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Christmas Kraut

Christmas Kraut

Get ahead with your Christmas dinner with this delicious, good-for-your gut sauerkraut with a festive twist. Beats braised cabbage hands down and is brilliant with leftovers Boxing Day and beyond.
Prep Time10 minutes


  • 1 red cabbage
  • 1 apple
  • 1 heaped tbsp sea salt
  • 1 tsp mixed spice
  • Zest of 1 orange or 2 clementines
  • 1 cinnamon stick
  • 3 bay leaves
  • 10 cloves and/or a grating of nutmeg
  • 4-5 slices of fresh ginger
  • 2 star anise
Course: Main Course
Keyword: christmas


  • Peel off the first few leaves of the cabbage - you want 2-3 big pieces to cover the kraut as it ferments. Finely shred the rest. Finely dice the apple (keep the peel on if you like but discard the core).
  • Pile the cabbage and apple into a large bowl with the salt and cloves. Scrunch together for 5 mins or till the mix releases about 6 tbsp juice.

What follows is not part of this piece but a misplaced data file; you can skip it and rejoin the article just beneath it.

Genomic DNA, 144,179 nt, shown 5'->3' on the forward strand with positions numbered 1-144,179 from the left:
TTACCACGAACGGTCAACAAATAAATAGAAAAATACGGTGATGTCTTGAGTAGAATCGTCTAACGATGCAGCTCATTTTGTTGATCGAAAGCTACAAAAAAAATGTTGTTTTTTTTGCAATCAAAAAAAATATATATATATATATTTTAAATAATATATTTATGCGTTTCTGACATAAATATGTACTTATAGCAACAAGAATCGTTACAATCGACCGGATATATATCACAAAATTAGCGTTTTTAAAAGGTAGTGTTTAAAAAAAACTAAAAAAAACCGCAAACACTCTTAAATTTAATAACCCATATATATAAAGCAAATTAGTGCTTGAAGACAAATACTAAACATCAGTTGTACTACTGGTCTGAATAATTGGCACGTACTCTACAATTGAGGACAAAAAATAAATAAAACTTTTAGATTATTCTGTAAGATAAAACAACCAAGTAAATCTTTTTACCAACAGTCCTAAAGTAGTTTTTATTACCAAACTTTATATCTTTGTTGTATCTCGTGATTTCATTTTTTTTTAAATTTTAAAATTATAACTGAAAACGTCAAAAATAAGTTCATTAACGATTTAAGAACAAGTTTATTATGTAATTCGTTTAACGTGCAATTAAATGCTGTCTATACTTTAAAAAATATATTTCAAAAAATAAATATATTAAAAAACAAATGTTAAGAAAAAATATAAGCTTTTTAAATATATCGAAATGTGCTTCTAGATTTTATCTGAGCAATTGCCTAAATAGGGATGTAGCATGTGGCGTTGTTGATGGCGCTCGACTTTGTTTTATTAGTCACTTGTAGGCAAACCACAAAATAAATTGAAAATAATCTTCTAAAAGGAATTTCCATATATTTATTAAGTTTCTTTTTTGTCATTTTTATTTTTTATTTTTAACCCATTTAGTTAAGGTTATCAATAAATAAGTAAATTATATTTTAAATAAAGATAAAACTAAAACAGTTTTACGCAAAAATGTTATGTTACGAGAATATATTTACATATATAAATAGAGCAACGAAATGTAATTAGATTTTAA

• Add the remaining spices, herbs and zest and give it a final scrunch and mix. Cover with a clean tea towel and set aside for a few hours or overnight.
  • Pack into a sterilised jar (a big 1-2 litre one - like a big kilner jar. Really pack the mix into the jar. This should help release more juices.
  • Set the big leaves on top, pressing down so you get all the juices on top and no floaty bits of cabbage (remove any bits that escape or tuck them back into the mix).
  • Set a little jam jar on top of the mix (mine fits right down into my big jar). Add something to it to weigh it down (I use my granite pestle, baking beans or marbles also work). This bit just helps press everything down and keeps the liquid covering the kraut, which is really the key bit.
  • Cover with a clean tea towel and leave it at room temperature in a warm, dark place for 3-4 days, or as long as 2 weeks. Check ever so often to ensure the liquid it covering it.
  • The best way to know it's done is to just taste it. If it tastes like kraut, it's kraut. If it's too salty or briney it's not quite ready. Once you're happy with it, pop in the fridge until ready to eat. Let me know how you get on if you try it.


Recipe by Rachel de Thample, Natural Chef Course Director
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Blog/Article content reflects the author's research and diverse opinions, not necessarily CNM's views. Items may not be regularly updated, so represent the best available understanding at the time of publication.

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